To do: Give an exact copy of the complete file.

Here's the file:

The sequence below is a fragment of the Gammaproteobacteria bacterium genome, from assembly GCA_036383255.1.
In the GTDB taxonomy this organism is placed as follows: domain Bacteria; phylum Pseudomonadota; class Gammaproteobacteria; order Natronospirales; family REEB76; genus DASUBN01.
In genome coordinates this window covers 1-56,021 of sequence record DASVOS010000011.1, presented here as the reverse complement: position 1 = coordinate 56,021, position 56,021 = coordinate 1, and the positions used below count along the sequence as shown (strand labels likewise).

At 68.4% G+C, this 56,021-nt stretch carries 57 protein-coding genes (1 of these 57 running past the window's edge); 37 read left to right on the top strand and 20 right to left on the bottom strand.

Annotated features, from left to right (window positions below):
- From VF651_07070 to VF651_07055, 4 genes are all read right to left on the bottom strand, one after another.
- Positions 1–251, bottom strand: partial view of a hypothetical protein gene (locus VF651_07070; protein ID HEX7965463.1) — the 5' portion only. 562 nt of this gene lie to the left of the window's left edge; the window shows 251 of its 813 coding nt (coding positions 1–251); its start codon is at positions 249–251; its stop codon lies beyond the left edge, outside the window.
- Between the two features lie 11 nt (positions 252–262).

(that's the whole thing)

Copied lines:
The sequence below is a fragment of the Gammaproteobacteria bacterium genome, from assembly GCA_036383255.1.
In the GTDB taxonomy this organism is placed as follows: domain Bacteria; phylum Pseudomonadota; class Gammaproteobacteria; order Natronospirales; family REEB76; genus DASUBN01.
In genome coordinates this window covers 1-56,021 of sequence record DASVOS010000011.1, presented here as the reverse complement: position 1 = coordinate 56,021, position 56,021 = coordinate 1, and the positions used below count along the sequence as shown (strand labels likewise).

At 68.4% G+C, this 56,021-nt stretch carries 57 protein-coding genes (1 of these 57 running past the window's edge); 37 read left to right on the top strand and 20 right to left on the bottom strand.

Annotated features, from left to right (window positions below):
- From VF651_07070 to VF651_07055, 4 genes are all read right to left on the bottom strand, one after another.
- Positions 1–251, bottom strand: partial view of a hypothetical protein gene (locus VF651_07070; protein ID HEX7965463.1) — the 5' portion only. 562 nt of this gene lie to the left of the window's left edge; the window shows 251 of its 813 coding nt (coding positions 1–251); its start codon is at positions 249–251; its stop codon lies beyond the left edge, outside the window.
- Between the two features lie 11 nt (positions 252–262).